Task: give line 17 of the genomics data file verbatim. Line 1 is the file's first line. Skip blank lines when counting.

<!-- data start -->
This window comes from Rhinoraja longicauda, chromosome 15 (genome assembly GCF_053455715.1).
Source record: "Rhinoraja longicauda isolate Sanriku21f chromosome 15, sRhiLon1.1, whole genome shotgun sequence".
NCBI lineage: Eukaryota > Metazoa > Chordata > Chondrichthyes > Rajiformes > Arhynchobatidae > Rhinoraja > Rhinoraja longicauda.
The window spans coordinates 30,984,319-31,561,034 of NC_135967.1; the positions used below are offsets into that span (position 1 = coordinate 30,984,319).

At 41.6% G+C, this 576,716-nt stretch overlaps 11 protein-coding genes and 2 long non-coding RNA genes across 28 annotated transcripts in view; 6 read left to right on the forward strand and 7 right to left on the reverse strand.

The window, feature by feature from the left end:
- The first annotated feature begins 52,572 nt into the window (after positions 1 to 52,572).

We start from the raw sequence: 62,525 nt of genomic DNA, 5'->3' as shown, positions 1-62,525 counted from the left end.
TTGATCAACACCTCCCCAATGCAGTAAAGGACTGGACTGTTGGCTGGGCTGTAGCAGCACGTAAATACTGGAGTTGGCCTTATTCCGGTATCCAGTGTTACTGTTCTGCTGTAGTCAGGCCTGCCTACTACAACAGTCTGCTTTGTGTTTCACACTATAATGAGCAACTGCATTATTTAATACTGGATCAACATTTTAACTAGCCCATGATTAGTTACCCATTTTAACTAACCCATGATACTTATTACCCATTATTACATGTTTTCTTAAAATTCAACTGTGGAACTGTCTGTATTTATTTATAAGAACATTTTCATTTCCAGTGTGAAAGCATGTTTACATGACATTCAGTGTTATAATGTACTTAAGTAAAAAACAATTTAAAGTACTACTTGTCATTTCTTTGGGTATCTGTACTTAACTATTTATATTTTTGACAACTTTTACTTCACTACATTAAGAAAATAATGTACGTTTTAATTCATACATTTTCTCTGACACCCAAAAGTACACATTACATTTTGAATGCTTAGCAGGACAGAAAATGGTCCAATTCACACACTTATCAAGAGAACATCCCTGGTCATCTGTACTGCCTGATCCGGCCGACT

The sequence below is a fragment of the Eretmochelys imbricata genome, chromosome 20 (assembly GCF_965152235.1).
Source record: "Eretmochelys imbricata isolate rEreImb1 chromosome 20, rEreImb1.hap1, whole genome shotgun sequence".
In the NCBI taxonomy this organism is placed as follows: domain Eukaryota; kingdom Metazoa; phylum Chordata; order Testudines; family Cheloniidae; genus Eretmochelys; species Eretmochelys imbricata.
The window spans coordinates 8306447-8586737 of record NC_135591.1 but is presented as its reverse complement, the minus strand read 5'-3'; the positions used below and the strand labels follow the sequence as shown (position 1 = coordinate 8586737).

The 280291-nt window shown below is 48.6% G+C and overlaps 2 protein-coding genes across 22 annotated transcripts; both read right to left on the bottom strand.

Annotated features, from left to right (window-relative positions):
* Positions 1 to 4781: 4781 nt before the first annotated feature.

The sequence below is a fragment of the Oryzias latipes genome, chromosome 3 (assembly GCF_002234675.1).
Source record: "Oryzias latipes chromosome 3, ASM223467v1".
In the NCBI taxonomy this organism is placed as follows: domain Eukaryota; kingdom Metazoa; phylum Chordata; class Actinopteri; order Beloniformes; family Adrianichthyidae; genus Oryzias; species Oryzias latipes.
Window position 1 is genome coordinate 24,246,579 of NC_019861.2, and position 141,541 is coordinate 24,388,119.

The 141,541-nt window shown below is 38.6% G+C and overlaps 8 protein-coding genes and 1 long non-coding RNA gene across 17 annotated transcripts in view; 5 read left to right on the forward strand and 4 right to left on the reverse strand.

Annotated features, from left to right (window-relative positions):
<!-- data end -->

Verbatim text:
The sequence below is a fragment of the Oryzias latipes genome, chromosome 3 (assembly GCF_002234675.1).